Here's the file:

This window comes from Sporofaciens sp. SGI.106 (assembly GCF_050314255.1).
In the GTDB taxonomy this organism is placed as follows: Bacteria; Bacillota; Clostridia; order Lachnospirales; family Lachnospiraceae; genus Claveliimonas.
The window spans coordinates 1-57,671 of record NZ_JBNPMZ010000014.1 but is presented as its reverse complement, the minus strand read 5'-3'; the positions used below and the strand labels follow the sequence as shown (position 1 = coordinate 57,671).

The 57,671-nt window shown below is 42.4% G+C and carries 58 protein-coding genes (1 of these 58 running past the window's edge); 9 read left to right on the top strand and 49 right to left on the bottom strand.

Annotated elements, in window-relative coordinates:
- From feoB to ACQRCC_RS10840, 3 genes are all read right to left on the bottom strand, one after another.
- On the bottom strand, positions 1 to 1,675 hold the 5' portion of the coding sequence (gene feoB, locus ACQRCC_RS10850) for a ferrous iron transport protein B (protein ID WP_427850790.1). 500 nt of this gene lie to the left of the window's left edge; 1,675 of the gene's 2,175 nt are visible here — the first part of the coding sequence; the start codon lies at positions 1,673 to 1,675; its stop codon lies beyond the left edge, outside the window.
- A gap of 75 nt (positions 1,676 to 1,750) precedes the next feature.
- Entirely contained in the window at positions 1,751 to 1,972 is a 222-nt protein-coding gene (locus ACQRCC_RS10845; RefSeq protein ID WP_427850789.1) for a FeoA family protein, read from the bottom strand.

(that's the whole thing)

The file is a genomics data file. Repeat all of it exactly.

This window comes from Sporofaciens sp. SGI.106 (assembly GCF_050314255.1).
In the GTDB taxonomy this organism is placed as follows: Bacteria; Bacillota; Clostridia; order Lachnospirales; family Lachnospiraceae; genus Claveliimonas.
The window spans coordinates 1-57,671 of record NZ_JBNPMZ010000014.1 but is presented as its reverse complement, the minus strand read 5'-3'; the positions used below and the strand labels follow the sequence as shown (position 1 = coordinate 57,671).

The 57,671-nt window shown below is 42.4% G+C and carries 58 protein-coding genes (1 of these 58 running past the window's edge); 9 read left to right on the top strand and 49 right to left on the bottom strand.

Annotated elements, in window-relative coordinates:
- From feoB to ACQRCC_RS10840, 3 genes are all read right to left on the bottom strand, one after another.
- On the bottom strand, positions 1 to 1,675 hold the 5' portion of the coding sequence (gene feoB, locus ACQRCC_RS10850) for a ferrous iron transport protein B (protein ID WP_427850790.1). 500 nt of this gene lie to the left of the window's left edge; 1,675 of the gene's 2,175 nt are visible here — the first part of the coding sequence; the start codon lies at positions 1,673 to 1,675; its stop codon lies beyond the left edge, outside the window.
- A gap of 75 nt (positions 1,676 to 1,750) precedes the next feature.
- Entirely contained in the window at positions 1,751 to 1,972 is a 222-nt protein-coding gene (locus ACQRCC_RS10845; RefSeq protein ID WP_427850789.1) for a FeoA family protein, read from the bottom strand.